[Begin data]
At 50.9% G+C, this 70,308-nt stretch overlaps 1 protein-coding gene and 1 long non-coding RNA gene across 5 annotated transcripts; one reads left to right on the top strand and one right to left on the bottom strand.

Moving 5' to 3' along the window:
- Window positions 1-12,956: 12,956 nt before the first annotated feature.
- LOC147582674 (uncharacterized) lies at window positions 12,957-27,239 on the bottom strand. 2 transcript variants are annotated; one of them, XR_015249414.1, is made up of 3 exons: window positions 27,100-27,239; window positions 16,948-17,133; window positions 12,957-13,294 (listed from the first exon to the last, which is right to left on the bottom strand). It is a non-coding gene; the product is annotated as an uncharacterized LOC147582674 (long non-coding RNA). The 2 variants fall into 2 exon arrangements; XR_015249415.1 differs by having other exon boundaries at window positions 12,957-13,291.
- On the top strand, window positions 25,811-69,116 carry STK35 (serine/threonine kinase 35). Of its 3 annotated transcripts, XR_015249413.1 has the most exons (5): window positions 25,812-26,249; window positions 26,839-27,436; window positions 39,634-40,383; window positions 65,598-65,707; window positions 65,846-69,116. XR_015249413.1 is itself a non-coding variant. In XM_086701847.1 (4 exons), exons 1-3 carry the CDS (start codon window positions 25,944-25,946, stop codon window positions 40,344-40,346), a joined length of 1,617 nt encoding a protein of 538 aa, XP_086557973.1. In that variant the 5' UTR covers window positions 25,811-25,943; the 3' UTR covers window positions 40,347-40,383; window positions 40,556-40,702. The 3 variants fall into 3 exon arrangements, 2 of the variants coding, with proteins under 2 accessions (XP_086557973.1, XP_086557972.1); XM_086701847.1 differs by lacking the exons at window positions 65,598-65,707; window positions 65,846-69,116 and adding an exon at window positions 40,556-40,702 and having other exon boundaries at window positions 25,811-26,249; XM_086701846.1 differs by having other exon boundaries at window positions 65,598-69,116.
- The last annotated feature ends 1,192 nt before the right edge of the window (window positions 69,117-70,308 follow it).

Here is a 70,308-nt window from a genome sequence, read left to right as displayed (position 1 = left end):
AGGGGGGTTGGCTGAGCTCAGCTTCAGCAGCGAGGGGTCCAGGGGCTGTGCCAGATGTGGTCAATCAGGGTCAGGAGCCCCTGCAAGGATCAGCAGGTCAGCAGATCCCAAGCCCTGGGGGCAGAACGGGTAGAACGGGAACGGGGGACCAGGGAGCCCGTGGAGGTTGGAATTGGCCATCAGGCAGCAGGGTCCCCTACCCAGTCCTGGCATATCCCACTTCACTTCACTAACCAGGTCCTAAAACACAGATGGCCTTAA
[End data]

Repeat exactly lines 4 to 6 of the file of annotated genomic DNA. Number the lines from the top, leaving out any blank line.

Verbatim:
- LOC147582674 (uncharacterized) lies at window positions 12,957-27,239 on the bottom strand. 2 transcript variants are annotated; one of them, XR_015249414.1, is made up of 3 exons: window positions 27,100-27,239; window positions 16,948-17,133; window positions 12,957-13,294 (listed from the first exon to the last, which is right to left on the bottom strand). It is a non-coding gene; the product is annotated as an uncharacterized LOC147582674 (long non-coding RNA). The 2 variants fall into 2 exon arrangements; XR_015249415.1 differs by having other exon boundaries at window positions 12,957-13,291.
- On the top strand, window positions 25,811-69,116 carry STK35 (serine/threonine kinase 35). Of its 3 annotated transcripts, XR_015249413.1 has the most exons (5): window positions 25,812-26,249; window positions 26,839-27,436; window positions 39,634-40,383; window positions 65,598-65,707; window positions 65,846-69,116. XR_015249413.1 is itself a non-coding variant. In XM_086701847.1 (4 exons), exons 1-3 carry the CDS (start codon window positions 25,944-25,946, stop codon window positions 40,344-40,346), a joined length of 1,617 nt encoding a protein of 538 aa, XP_086557973.1. In that variant the 5' UTR covers window positions 25,811-25,943; the 3' UTR covers window positions 40,347-40,383; window positions 40,556-40,702. The 3 variants fall into 3 exon arrangements, 2 of the variants coding, with proteins under 2 accessions (XP_086557973.1, XP_086557972.1); XM_086701847.1 differs by lacking the exons at window positions 65,598-65,707; window positions 65,846-69,116 and adding an exon at window positions 40,556-40,702 and having other exon boundaries at window positions 25,811-26,249; XM_086701846.1 differs by having other exon boundaries at window positions 65,598-69,116.
- The last annotated feature ends 1,192 nt before the right edge of the window (window positions 69,117-70,308 follow it).